And birds send forth shrill notes from every Bewall my chance: the sad book is return'd;

bough. This day denial hath my sport adjourn'd. Whither runn'st thou, that men and women love Presages are not vain : when she departed,

not? Nape, by stumbling on the threshold, started. Hold in thy rosy horses, that they move not. Going out again, pass forth the door more wisely, Ere thou rise, stars teach seamen where to sail ; And somewhat higher bear thy foot precisely. But when thou com’st, they of their courses Hence, luckless tables ! funeral wood, be flying !

fail. And thou, the wax, stuff'd full with notes denying! Poor travellers, though tir’d, rise at thy sight, Whieh I think gather'd from cold hemlock's And soldiers + make them ready to the fight. flower,

The painful hind by thee to field is sent; Wherein bad honey Corsic bees did pour: Slow oxen early in the yoke are pent. Yet, as if mix'd with red lead, thou wert ruddy; Thou cozen'st boys of sleep, and dost betray That colour rightly did appear so bloody.

them As evil wood, thrown in the highways, lie, To pedants that with cruel lashes pay them. Be broke with wheels of chariots passing by! Thou mak'st the surety to the lawyer run, And him that hew'd you out for needful uses, That with one word bath nigb himself undone. I'll prove had hands impure with all abuses. The lawyer and the client hate I thy view, Poor wretches on the tree themselves did strangle; Both whom thou raisest up to toil anew. There sat the hangman for men's necks to angle; By thy means women of their rest are barr'd ; To hoarse screech-owls foul shadows it allows; Thou sett'st § their labouring hands to spin and Vultures and Furies + nestled in the boughs.

card. To these my love I foolishly committed,

All || could I bear: but that the wench should rise, And then I with sweet words to my mistress Who can endure, save him with whom noue fitted.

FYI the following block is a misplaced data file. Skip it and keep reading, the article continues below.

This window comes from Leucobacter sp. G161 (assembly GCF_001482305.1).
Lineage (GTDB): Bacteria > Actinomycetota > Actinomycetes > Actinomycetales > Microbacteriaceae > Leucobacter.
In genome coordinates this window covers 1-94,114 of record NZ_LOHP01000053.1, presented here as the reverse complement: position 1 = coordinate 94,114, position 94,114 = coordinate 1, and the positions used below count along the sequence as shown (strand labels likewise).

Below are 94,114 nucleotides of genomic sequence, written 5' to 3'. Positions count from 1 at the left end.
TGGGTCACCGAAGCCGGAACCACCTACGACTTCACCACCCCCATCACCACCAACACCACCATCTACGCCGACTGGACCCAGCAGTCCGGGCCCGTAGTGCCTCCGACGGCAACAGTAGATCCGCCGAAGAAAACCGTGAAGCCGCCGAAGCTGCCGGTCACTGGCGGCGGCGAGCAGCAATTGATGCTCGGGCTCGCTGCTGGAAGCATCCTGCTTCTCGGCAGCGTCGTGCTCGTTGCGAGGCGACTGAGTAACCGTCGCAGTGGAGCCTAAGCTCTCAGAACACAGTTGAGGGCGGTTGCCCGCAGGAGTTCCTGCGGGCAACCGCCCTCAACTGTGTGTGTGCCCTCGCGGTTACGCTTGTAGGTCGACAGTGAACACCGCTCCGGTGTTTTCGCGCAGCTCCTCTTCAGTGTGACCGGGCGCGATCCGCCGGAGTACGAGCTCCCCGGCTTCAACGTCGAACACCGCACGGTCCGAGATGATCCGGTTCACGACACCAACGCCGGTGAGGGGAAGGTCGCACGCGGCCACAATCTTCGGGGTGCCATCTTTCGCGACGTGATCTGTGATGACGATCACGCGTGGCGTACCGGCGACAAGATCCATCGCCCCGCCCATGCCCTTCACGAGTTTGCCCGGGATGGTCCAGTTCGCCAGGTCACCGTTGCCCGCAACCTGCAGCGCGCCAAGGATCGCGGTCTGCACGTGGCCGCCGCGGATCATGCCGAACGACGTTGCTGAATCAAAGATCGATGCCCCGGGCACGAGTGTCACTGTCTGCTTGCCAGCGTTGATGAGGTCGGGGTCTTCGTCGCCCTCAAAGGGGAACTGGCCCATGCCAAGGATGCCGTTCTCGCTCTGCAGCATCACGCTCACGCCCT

lies? More fitly had they s wrangling bonds contain'd, How oft wish'd I night would not give thee place, From barbarous lips of some attorney strain'd. Nor morning stars shun thy uprising face ! Among day-books and bills they had lain better, How oft that either wind would break thy coach, In which the merchant wails his bankrupt debtor. Or steeds might fall, forc'd with thick clouds Your name approves || you made for such-like approach ! things :

Whither go'st thou, hateful nymph? Memnon The number two no good divining brings.

the elf Angry, I pray that rotten age you wracks, Receiv'd his coal-black colour from thyself. And sluttish white-mould overgrow the wax! Say that thy love with Cephalus were not known,

Then thiukest thou thy loose life is not shown !
Would Tithon might but talk of thee a while !

Not one in heaven should be more base and vile.
ELEGIA XIII.

Thou leav'st his bed, because he's faint through Ad Auroram, ne properet.

age,

And early mount'st thy hateful carriage : Now, o'er the sea, from her old love comes she But, held'st I thou in thine arms some Cephalus, That draws the day from heaven's cold axle-tree. Then wouldst thou cry, “Stay, night, and run Aurora, whither slid'st thou? down again !

not thus !" And birds for** Memnon yearly shall be slain.

Blegia XII.) Not in ed. A.
| Furies) Not answering to "strigis" of the original.

I tho) So, the original convinces me, our author wrote; not “them," as I at first supposed.

& they) Old eds. “thy."
Il approves) i. e. proves.
I o'er] So eds. B, C.-Ed. A “on."
* for Old eds. "from."

*courses) So eds. B, C.-Ed. A "course.

† And soldiers, &c.) So eds. B, C.-E. A omits this line.

client hate) so ods. B, C.-Eds. Å "client both do Aede." § 8rtt'st So eds. B, C.-Ed. A "seest." || All So eds. B, C.-Ed. A " Tbis. "_"Omnia."

hel-I'xt] Su eds. B, C.-Ed. A "badst."